If you aren’t familiar with what a title agent does, start by learning more about the important chain of title documents they handle.


High demand

After the 2008 housing crisis, hiring and training in the title insurance industry stalled out, but now, many professionals recognize the need to ramp up recruiting with a focus on diversity and inclusion. The real estate market is hot, and homebuyer demand doesn’t show any signs of slowing down. There’s also been a refinance boom thanks to low mortgage interest rates. 

To keep up with the record-breaking volume, the title industry is scrambling to find the right people to train. That’s great news for people looking to change careers or jump-start their first one. 


Great pay and benefits

The national average for a worker with a bachelor’s degree is $49,900, but those without a college degree make about $37,024. Meanwhile, the national average for a title processor is $42,524, which is an entry-level position only requiring a high school diploma.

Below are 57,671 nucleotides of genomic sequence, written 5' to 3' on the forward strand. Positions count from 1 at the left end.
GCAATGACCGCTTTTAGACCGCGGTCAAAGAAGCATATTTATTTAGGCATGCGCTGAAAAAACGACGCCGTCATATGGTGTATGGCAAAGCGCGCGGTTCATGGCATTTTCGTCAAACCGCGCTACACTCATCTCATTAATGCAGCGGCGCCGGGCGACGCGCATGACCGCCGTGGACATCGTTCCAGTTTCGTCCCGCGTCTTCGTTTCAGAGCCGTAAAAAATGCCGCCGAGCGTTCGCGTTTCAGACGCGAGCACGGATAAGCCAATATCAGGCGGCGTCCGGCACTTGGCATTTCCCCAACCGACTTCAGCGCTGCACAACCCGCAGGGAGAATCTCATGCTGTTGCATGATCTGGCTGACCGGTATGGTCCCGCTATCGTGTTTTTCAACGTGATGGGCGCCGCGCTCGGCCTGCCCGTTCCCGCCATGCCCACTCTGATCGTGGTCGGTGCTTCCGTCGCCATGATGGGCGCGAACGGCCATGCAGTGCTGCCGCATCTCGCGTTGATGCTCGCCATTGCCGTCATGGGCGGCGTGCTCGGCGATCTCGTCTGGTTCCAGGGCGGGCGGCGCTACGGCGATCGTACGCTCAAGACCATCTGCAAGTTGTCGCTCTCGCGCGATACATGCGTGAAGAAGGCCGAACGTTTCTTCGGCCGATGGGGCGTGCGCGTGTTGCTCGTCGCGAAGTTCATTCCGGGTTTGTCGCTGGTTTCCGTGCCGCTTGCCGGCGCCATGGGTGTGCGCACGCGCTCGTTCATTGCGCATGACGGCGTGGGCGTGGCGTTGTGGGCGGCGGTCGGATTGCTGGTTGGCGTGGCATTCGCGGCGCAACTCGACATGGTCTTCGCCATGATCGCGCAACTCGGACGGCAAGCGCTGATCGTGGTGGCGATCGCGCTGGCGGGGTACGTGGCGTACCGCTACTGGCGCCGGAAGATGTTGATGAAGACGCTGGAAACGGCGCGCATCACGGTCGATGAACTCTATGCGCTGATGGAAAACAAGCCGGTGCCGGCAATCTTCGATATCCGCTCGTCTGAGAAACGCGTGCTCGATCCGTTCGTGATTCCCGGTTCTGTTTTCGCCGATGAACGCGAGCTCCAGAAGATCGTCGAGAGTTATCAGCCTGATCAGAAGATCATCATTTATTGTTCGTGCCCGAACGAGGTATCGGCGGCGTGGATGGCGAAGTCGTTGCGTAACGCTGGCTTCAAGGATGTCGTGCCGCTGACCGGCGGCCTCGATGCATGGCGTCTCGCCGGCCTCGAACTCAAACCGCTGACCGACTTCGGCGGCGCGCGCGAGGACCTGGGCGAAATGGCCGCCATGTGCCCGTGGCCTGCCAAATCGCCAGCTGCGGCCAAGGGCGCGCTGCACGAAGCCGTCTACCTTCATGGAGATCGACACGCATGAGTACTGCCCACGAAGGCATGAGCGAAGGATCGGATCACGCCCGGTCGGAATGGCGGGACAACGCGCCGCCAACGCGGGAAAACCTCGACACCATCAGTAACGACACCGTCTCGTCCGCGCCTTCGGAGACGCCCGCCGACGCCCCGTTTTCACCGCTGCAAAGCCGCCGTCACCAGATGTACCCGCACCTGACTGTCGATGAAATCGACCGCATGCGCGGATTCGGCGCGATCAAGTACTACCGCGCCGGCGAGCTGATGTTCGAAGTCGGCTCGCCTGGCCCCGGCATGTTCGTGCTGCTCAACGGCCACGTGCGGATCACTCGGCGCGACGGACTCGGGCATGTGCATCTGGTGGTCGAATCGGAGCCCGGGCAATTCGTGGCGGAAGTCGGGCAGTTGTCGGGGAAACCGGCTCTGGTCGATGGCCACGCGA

The lack of experienced title workers means that companies are willing to pay top dollar once you get some training under your belt. As more workers in mid-level positions make career moves during the Great Resignation, the title industry, like other industries, continues raising their wages in response. 

More title and escrow companies are also offering better benefits and the option to work from home to attract and retain workers. 


Upward mobility and career development